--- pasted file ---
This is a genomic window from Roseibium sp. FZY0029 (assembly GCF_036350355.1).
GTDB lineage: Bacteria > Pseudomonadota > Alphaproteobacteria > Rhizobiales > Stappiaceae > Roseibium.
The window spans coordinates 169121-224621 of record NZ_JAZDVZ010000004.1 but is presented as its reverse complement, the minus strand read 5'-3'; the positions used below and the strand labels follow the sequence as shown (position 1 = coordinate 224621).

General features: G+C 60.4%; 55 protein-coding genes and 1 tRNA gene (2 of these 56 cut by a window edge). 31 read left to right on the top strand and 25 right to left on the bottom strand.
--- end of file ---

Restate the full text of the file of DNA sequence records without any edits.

This is a genomic window from Roseibium sp. FZY0029 (assembly GCF_036350355.1).
GTDB lineage: Bacteria > Pseudomonadota > Alphaproteobacteria > Rhizobiales > Stappiaceae > Roseibium.
The window spans coordinates 169121-224621 of record NZ_JAZDVZ010000004.1 but is presented as its reverse complement, the minus strand read 5'-3'; the positions used below and the strand labels follow the sequence as shown (position 1 = coordinate 224621).

General features: G+C 60.4%; 55 protein-coding genes and 1 tRNA gene (2 of these 56 cut by a window edge). 31 read left to right on the top strand and 25 right to left on the bottom strand.